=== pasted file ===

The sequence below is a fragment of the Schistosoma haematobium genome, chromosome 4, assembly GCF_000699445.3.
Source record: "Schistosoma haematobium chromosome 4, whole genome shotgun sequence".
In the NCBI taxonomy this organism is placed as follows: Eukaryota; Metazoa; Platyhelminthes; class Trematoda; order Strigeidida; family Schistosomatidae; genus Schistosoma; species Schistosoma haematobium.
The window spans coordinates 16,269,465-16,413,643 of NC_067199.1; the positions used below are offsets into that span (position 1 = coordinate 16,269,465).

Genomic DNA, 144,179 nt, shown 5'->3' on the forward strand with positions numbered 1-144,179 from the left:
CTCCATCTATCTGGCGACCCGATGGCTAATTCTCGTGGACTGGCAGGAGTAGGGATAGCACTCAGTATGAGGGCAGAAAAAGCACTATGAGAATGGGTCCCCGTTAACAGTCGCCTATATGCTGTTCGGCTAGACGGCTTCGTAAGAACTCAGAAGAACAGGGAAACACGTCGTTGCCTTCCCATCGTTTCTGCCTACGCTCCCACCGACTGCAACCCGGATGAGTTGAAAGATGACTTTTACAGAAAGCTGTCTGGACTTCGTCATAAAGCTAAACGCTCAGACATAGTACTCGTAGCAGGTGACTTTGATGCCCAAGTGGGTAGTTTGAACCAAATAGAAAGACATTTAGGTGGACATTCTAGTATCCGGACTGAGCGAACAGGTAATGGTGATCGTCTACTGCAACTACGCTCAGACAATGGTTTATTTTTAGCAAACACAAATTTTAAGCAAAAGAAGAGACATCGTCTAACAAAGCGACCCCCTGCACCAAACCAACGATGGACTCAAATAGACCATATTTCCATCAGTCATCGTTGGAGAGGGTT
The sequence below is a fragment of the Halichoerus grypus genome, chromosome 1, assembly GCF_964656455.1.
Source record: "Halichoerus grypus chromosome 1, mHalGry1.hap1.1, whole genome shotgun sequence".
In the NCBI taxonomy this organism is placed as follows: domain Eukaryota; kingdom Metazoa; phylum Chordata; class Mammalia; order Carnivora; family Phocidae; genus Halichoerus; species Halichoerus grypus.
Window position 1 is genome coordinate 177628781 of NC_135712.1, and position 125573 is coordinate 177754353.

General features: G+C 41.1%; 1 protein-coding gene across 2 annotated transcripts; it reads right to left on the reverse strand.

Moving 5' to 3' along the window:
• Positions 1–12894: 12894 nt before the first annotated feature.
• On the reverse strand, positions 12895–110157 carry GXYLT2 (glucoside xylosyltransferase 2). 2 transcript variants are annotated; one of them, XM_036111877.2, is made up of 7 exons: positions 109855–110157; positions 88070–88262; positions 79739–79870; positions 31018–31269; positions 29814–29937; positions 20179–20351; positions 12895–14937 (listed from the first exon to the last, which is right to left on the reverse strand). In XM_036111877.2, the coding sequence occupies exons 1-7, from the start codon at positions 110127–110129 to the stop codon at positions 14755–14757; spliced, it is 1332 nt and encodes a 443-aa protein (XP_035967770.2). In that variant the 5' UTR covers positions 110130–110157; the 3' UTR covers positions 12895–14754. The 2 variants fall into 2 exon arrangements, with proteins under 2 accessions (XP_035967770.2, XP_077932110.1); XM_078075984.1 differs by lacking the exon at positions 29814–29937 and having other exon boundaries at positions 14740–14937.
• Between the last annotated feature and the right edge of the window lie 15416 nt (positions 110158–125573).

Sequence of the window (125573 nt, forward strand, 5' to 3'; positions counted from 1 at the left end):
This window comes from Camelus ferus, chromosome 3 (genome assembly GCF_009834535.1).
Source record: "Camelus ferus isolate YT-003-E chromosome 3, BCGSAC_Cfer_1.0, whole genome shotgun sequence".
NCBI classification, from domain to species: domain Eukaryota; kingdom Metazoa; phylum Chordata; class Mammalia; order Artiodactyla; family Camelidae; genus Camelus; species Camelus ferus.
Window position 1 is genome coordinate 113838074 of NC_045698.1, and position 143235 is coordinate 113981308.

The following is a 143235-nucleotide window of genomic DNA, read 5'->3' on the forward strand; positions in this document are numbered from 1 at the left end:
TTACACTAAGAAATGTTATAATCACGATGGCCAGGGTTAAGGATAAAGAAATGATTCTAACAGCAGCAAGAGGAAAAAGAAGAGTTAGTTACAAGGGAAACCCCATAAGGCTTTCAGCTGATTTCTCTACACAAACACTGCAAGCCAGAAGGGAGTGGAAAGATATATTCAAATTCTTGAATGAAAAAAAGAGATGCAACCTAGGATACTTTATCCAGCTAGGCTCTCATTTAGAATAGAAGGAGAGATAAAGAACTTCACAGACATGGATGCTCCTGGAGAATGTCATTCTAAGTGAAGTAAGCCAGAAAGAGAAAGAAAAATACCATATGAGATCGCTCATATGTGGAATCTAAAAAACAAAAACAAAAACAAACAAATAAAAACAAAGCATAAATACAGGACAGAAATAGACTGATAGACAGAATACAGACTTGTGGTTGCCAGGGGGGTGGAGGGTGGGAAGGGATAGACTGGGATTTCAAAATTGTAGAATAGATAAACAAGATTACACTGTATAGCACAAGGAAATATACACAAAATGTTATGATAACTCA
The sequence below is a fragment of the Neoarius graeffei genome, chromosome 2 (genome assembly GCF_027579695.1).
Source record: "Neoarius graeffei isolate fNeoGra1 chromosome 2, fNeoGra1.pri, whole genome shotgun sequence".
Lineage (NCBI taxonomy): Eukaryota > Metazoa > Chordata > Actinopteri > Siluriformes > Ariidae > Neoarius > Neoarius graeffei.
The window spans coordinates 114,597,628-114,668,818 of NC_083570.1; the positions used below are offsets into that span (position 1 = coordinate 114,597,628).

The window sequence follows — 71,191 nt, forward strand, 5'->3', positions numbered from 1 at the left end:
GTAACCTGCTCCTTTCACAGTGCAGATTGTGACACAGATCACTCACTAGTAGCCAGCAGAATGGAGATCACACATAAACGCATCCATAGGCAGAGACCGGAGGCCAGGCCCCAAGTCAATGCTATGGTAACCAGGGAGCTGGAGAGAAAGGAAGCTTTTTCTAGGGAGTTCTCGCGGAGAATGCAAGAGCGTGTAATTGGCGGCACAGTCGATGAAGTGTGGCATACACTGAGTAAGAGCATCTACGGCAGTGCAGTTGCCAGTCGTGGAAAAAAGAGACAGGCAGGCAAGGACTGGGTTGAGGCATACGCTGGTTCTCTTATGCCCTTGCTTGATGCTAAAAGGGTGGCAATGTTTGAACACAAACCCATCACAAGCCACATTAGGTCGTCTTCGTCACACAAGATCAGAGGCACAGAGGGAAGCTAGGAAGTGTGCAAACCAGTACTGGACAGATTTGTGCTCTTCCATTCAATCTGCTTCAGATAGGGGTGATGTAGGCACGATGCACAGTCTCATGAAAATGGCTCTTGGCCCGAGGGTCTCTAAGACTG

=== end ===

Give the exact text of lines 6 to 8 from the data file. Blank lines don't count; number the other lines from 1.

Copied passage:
CTCCATCTATCTGGCGACCCGATGGCTAATTCTCGTGGACTGGCAGGAGTAGGGATAGCACTCAGTATGAGGGCAGAAAAAGCACTATGAGAATGGGTCCCCGTTAACAGTCGCCTATATGCTGTTCGGCTAGACGGCTTCGTAAGAACTCAGAAGAACAGGGAAACACGTCGTTGCCTTCCCATCGTTTCTGCCTACGCTCCCACCGACTGCAACCCGGATGAGTTGAAAGATGACTTTTACAGAAAGCTGTCTGGACTTCGTCATAAAGCTAAACGCTCAGACATAGTACTCGTAGCAGGTGACTTTGATGCCCAAGTGGGTAGTTTGAACCAAATAGAAAGACATTTAGGTGGACATTCTAGTATCCGGACTGAGCGAACAGGTAATGGTGATCGTCTACTGCAACTACGCTCAGACAATGGTTTATTTTTAGCAAACACAAATTTTAAGCAAAAGAAGAGACATCGTCTAACAAAGCGACCCCCTGCACCAAACCAACGATGGACTCAAATAGACCATATTTCCATCAGTCATCGTTGGAGAGGGTT
The sequence below is a fragment of the Halichoerus grypus genome, chromosome 1, assembly GCF_964656455.1.
Source record: "Halichoerus grypus chromosome 1, mHalGry1.hap1.1, whole genome shotgun sequence".